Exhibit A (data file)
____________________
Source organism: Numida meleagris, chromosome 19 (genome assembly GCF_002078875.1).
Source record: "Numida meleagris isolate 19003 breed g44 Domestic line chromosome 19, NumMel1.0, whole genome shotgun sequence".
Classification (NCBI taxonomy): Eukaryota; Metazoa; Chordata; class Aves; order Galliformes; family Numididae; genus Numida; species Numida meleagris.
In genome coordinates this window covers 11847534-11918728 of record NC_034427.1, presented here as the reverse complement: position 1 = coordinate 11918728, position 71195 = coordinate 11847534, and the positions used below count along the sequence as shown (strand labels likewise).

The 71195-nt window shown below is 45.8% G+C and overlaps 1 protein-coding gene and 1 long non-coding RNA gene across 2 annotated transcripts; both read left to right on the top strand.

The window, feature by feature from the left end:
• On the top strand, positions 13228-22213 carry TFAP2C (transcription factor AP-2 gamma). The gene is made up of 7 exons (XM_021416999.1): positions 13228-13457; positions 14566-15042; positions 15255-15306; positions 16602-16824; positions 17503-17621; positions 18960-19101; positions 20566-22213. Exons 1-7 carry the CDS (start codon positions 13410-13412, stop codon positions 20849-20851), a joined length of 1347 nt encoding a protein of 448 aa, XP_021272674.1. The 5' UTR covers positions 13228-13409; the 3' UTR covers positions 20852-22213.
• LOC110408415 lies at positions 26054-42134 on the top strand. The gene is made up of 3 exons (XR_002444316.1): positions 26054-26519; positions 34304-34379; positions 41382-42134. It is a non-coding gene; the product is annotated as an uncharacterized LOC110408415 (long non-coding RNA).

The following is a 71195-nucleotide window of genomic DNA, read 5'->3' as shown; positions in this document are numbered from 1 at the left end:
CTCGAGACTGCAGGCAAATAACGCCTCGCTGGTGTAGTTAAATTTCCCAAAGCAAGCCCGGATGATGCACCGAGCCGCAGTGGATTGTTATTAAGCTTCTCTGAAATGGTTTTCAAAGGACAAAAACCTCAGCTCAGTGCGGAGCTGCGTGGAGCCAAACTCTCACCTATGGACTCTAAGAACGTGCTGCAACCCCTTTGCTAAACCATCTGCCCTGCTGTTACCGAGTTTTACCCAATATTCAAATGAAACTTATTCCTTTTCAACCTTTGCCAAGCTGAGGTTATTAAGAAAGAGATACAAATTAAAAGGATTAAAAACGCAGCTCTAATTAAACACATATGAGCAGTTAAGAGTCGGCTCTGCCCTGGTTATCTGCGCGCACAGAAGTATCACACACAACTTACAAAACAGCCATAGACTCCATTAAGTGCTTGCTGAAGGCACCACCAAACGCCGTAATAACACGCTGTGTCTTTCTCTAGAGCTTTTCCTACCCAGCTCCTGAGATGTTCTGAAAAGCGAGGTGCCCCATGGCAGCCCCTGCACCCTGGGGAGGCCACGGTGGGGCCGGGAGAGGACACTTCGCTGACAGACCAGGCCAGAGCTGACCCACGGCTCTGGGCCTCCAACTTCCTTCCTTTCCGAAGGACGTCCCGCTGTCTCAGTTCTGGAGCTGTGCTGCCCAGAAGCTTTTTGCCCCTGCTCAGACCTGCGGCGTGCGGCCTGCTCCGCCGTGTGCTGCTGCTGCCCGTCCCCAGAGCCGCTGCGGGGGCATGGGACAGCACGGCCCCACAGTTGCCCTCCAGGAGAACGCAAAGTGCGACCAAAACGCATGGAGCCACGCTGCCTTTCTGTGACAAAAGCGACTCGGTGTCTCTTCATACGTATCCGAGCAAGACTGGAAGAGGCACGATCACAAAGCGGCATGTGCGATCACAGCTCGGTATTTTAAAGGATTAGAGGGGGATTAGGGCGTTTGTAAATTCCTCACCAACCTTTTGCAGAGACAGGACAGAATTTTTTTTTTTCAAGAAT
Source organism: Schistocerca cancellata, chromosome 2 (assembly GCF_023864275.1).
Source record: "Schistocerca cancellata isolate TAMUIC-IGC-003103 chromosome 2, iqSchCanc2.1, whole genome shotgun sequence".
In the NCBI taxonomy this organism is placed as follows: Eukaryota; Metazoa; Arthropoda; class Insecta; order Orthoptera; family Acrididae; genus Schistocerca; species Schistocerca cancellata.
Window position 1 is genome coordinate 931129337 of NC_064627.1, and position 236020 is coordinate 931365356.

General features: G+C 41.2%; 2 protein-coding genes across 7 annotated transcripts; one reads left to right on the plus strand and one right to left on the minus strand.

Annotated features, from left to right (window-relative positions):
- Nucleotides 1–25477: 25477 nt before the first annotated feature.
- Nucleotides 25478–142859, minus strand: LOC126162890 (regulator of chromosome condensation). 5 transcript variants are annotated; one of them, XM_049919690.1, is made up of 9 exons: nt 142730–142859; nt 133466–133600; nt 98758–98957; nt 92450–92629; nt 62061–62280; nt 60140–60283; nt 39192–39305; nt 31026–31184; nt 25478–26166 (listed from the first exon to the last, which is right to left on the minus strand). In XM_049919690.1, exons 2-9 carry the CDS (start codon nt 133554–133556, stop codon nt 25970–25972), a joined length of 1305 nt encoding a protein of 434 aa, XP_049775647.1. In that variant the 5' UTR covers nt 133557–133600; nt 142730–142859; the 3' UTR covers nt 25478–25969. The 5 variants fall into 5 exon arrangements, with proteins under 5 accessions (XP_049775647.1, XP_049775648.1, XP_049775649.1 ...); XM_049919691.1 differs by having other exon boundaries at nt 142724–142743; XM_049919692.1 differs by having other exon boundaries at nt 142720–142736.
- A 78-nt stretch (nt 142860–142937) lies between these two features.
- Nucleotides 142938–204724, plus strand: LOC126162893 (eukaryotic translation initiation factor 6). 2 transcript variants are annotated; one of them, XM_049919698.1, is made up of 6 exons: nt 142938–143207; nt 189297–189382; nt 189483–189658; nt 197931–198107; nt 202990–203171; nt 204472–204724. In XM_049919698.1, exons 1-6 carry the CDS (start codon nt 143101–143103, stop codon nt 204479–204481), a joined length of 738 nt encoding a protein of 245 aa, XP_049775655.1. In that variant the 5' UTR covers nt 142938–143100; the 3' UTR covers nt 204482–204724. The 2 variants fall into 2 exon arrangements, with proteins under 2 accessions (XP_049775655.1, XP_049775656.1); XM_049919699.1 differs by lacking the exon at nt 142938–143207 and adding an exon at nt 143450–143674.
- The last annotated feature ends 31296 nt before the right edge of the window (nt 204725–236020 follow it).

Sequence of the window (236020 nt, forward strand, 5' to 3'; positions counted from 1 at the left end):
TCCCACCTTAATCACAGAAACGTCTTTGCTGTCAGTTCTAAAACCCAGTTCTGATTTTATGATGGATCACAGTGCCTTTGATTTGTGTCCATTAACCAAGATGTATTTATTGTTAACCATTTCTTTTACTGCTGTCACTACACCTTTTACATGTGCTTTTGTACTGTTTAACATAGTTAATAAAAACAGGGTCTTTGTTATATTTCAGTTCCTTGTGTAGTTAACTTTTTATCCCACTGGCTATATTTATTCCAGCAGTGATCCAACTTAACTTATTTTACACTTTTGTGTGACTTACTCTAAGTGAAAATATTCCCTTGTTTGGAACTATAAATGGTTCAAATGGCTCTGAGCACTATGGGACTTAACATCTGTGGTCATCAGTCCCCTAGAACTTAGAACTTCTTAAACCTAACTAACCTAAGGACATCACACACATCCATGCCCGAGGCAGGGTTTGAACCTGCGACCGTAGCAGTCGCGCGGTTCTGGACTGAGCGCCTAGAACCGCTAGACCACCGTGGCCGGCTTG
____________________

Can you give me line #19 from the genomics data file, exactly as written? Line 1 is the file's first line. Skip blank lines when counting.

- A 78-nt stretch (nt 142860–142937) lies between these two features.